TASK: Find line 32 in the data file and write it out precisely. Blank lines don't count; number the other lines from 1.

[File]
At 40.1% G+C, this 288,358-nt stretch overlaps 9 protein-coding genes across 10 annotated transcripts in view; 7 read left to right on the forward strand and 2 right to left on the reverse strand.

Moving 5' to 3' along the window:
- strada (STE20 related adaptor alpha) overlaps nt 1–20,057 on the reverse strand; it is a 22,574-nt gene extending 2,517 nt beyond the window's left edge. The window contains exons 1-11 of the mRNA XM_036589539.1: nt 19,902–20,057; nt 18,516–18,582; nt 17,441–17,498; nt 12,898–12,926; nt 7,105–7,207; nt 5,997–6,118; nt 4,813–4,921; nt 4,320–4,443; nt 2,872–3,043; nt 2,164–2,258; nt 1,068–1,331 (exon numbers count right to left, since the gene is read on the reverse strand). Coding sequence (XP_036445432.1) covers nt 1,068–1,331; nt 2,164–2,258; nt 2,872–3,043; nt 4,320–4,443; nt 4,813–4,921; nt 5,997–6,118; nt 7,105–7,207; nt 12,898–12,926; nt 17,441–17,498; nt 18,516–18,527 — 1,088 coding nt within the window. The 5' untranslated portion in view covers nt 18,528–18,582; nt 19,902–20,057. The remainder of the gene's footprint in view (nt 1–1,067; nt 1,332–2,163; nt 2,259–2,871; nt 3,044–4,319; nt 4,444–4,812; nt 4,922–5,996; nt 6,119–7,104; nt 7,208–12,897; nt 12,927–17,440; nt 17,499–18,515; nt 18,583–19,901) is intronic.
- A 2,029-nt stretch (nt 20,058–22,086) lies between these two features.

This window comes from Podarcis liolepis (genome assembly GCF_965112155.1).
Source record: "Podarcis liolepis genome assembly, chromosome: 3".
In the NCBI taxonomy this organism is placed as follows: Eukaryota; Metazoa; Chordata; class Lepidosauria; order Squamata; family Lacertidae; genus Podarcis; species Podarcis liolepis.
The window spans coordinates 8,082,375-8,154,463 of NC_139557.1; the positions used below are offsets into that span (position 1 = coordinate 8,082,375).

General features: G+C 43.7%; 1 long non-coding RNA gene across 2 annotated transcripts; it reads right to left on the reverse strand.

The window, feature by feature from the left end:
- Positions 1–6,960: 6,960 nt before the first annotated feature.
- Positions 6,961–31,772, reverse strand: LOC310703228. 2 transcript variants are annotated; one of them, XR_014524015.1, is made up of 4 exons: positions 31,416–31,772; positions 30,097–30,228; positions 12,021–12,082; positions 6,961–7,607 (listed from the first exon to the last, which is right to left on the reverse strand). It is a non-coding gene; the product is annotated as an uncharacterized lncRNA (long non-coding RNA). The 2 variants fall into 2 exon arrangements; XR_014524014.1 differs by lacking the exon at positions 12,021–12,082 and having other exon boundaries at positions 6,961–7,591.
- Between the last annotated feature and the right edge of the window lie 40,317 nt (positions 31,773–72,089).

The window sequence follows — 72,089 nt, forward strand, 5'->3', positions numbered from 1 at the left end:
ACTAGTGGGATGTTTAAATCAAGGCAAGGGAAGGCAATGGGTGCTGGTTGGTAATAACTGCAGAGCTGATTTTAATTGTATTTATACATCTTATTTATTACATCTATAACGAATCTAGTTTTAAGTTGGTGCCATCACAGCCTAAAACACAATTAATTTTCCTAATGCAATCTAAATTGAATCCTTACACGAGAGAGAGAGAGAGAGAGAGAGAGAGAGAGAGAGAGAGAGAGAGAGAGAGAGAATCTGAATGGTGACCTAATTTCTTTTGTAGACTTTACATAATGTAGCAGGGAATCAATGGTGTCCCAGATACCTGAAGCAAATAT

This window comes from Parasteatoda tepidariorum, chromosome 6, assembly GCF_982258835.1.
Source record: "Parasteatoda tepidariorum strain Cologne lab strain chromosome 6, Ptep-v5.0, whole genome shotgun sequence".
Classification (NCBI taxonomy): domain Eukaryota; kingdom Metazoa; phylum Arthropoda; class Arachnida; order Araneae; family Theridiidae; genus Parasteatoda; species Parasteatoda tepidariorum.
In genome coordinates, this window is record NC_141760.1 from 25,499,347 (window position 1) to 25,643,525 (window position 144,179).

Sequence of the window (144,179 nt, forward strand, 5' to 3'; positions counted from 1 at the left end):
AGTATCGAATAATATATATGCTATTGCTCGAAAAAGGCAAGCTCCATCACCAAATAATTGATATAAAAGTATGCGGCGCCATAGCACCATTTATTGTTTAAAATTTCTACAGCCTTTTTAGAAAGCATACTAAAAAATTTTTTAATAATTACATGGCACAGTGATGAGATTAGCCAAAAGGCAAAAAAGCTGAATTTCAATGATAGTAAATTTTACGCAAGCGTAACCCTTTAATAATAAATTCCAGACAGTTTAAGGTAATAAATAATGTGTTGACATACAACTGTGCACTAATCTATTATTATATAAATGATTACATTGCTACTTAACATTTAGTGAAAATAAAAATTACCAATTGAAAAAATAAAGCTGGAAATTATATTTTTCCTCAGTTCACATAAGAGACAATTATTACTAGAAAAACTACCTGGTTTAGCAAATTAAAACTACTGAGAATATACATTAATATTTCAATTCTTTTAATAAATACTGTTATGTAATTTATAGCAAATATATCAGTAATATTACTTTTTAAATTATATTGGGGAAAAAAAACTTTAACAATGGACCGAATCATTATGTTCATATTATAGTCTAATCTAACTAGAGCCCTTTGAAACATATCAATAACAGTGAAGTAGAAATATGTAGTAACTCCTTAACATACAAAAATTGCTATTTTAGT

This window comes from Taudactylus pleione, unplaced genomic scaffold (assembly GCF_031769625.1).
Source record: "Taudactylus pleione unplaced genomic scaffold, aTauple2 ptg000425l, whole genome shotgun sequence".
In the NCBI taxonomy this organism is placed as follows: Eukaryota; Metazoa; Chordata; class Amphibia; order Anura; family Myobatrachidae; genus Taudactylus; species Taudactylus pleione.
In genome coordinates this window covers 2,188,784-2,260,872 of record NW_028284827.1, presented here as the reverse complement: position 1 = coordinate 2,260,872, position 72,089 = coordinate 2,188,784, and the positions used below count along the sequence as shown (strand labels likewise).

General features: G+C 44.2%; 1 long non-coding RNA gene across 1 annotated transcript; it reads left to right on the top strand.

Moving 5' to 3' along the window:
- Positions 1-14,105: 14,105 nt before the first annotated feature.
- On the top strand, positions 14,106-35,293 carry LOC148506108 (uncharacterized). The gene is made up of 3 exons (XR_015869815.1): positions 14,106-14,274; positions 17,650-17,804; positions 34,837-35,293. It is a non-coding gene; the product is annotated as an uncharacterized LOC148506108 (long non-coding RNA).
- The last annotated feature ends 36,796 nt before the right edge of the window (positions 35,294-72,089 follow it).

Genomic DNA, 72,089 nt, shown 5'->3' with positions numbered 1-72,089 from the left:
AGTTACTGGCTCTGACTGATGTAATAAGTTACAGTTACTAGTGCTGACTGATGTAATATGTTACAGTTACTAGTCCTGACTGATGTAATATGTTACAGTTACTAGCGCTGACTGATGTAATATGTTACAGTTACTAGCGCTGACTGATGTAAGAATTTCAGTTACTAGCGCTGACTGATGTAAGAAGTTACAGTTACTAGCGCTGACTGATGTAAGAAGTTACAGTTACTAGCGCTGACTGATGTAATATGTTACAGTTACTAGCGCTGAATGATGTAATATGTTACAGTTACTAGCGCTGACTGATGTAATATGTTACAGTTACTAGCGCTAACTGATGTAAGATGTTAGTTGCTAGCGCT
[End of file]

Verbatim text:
AGTTACTGGCTCTGACTGATGTAATAAGTTACAGTTACTAGTGCTGACTGATGTAATATGTTACAGTTACTAGTCCTGACTGATGTAATATGTTACAGTTACTAGCGCTGACTGATGTAATATGTTACAGTTACTAGCGCTGACTGATGTAAGAATTTCAGTTACTAGCGCTGACTGATGTAAGAAGTTACAGTTACTAGCGCTGACTGATGTAAGAAGTTACAGTTACTAGCGCTGACTGATGTAATATGTTACAGTTACTAGCGCTGAATGATGTAATATGTTACAGTTACTAGCGCTGACTGATGTAATATGTTACAGTTACTAGCGCTAACTGATGTAAGATGTTAGTTGCTAGCGCT